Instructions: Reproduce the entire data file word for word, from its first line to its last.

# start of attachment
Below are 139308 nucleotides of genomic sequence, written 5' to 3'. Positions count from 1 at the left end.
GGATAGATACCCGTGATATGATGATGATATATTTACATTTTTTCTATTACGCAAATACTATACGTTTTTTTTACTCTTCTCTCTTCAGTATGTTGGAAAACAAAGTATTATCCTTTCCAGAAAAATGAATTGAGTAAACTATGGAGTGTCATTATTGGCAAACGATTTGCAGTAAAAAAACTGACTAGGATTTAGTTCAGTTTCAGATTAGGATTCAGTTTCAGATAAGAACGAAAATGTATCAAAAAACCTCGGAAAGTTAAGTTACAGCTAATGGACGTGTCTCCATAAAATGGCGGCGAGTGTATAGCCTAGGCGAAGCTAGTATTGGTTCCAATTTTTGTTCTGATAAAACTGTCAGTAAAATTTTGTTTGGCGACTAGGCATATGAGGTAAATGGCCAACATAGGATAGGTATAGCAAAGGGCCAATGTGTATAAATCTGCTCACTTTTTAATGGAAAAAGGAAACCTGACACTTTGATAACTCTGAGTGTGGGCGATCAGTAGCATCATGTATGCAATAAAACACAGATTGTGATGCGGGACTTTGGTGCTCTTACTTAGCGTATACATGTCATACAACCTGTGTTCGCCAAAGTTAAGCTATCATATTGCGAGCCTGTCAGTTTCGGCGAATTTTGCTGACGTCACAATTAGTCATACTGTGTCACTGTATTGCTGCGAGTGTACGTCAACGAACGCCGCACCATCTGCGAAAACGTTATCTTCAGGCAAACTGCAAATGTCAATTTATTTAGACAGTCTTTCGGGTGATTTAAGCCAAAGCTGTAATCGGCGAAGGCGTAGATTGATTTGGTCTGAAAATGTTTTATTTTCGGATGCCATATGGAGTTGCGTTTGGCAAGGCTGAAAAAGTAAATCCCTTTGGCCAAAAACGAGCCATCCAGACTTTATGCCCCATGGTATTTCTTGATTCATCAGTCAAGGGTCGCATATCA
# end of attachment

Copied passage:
Below are 139308 nucleotides of genomic sequence, written 5' to 3'. Positions count from 1 at the left end.
GGATAGATACCCGTGATATGATGATGATATATTTACATTTTTTCTATTACGCAAATACTATACGTTTTTTTTACTCTTCTCTCTTCAGTATGTTGGAAAACAAAGTATTATCCTTTCCAGAAAAATGAATTGAGTAAACTATGGAGTGTCATTATTGGCAAACGATTTGCAGTAAAAAAACTGACTAGGATTTAGTTCAGTTTCAGATTAGGATTCAGTTTCAGATAAGAACGAAAATGTATCAAAAAACCTCGGAAAGTTAAGTTACAGCTAATGGACGTGTCTCCATAAAATGGCGGCGAGTGTATAGCCTAGGCGAAGCTAGTATTGGTTCCAATTTTTGTTCTGATAAAACTGTCAGTAAAATTTTGTTTGGCGACTAGGCATATGAGGTAAATGGCCAACATAGGATAGGTATAGCAAAGGGCCAATGTGTATAAATCTGCTCACTTTTTAATGGAAAAAGGAAACCTGACACTTTGATAACTCTGAGTGTGGGCGATCAGTAGCATCATGTATGCAATAAAACACAGATTGTGATGCGGGACTTTGGTGCTCTTACTTAGCGTATACATGTCATACAACCTGTGTTCGCCAAAGTTAAGCTATCATATTGCGAGCCTGTCAGTTTCGGCGAATTTTGCTGACGTCACAATTAGTCATACTGTGTCACTGTATTGCTGCGAGTGTACGTCAACGAACGCCGCACCATCTGCGAAAACGTTATCTTCAGGCAAACTGCAAATGTCAATTTATTTAGACAGTCTTTCGGGTGATTTAAGCCAAAGCTGTAATCGGCGAAGGCGTAGATTGATTTGGTCTGAAAATGTTTTATTTTCGGATGCCATATGGAGTTGCGTTTGGCAAGGCTGAAAAAGTAAATCCCTTTGGCCAAAAACGAGCCATCCAGACTTTATGCCCCATGGTATTTCTTGATTCATCAGTCAAGGGTCGCATATCA